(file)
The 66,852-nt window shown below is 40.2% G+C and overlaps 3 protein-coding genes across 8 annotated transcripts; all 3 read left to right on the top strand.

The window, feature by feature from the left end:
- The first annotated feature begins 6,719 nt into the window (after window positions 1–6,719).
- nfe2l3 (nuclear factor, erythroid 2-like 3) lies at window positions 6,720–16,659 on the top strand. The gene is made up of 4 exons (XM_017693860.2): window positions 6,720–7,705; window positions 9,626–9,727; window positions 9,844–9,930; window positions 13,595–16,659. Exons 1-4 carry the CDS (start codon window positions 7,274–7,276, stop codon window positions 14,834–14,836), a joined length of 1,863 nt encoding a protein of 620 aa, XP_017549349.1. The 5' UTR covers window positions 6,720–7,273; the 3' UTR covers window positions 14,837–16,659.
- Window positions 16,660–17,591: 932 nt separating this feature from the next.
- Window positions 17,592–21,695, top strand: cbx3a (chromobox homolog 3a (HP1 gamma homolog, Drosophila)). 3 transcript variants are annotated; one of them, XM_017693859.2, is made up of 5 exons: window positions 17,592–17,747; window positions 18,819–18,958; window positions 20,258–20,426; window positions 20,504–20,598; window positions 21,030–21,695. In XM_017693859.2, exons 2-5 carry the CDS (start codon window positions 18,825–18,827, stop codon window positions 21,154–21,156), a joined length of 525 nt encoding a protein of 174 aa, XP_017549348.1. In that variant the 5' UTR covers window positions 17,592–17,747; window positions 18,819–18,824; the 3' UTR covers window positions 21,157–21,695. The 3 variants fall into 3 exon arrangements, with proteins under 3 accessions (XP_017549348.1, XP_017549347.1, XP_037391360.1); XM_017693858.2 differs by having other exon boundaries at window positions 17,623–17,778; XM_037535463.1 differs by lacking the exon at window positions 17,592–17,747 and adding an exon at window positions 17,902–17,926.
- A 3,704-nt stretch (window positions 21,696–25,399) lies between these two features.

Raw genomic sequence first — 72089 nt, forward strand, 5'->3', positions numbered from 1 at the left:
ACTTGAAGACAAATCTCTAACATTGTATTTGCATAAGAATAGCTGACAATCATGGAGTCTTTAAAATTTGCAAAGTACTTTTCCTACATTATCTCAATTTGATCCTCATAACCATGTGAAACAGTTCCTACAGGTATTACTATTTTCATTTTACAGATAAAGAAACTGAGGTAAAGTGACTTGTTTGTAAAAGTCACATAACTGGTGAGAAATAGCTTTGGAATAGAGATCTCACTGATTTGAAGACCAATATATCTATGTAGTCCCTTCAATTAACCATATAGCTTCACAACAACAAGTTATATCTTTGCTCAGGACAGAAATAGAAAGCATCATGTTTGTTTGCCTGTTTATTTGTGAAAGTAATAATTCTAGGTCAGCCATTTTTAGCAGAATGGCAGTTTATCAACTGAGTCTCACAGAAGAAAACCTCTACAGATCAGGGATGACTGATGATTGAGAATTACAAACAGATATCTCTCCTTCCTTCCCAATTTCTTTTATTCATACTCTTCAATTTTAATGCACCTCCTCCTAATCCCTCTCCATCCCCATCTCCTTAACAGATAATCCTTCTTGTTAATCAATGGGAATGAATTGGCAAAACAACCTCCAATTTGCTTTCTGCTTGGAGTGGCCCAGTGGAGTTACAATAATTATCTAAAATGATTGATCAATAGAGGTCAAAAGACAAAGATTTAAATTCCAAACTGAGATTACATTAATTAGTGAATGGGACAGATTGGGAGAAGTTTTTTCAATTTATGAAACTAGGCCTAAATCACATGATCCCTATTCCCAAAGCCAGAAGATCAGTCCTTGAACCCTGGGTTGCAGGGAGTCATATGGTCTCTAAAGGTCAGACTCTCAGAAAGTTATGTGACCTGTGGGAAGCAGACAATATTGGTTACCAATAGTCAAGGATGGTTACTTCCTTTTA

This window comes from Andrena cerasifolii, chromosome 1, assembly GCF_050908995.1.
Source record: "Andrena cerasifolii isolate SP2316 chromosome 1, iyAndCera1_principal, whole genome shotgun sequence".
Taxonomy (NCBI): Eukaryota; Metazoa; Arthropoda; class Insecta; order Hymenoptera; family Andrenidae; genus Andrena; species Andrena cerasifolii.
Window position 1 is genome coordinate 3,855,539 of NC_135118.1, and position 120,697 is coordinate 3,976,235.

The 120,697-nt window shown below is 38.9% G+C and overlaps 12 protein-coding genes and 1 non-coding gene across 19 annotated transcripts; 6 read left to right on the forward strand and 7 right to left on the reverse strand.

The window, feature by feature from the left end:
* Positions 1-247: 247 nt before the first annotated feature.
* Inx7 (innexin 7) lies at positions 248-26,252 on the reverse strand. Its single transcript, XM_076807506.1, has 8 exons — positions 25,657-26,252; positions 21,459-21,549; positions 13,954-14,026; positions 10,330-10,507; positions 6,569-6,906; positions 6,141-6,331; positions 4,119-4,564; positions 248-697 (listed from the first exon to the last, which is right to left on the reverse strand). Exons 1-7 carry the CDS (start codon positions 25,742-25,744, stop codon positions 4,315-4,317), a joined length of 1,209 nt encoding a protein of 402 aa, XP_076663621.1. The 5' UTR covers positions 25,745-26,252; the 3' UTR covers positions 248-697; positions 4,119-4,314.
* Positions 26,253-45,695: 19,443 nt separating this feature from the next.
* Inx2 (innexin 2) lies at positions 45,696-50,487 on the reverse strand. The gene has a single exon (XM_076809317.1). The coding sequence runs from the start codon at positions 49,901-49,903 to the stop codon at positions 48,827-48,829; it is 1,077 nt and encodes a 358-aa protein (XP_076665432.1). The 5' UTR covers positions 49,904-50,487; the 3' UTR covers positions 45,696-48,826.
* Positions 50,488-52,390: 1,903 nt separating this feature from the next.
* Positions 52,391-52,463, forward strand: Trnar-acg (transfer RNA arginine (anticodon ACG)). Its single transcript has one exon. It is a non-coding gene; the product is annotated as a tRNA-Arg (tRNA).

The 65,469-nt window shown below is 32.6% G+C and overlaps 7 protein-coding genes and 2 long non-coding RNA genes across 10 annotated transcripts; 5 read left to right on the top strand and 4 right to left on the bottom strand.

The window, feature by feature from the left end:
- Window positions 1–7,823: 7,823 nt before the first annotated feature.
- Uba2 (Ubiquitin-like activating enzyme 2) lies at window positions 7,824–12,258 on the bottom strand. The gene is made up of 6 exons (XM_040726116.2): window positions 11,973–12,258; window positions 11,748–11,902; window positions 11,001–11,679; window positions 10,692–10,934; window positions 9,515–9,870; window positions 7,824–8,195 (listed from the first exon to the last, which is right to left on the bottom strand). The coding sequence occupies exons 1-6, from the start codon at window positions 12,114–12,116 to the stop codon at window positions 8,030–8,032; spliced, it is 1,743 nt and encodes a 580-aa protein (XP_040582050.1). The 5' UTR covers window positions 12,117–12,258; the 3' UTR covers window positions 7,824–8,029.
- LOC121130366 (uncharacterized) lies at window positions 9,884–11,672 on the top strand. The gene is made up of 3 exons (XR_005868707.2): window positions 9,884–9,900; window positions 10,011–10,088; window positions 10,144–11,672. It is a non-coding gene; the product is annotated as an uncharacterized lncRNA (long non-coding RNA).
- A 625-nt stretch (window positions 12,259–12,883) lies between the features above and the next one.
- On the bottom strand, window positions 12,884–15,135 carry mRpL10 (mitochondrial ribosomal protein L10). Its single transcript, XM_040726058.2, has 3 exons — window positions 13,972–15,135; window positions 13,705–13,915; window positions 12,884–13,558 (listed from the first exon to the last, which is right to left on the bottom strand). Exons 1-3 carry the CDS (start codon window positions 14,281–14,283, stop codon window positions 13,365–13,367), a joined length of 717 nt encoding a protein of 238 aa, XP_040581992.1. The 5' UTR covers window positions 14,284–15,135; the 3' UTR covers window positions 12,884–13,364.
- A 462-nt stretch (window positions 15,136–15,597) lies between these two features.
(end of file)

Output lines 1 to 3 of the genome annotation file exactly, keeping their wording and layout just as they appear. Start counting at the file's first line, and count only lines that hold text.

The 66,852-nt window shown below is 40.2% G+C and overlaps 3 protein-coding genes across 8 annotated transcripts; all 3 read left to right on the top strand.

The window, feature by feature from the left end:
- The first annotated feature begins 6,719 nt into the window (after window positions 1–6,719).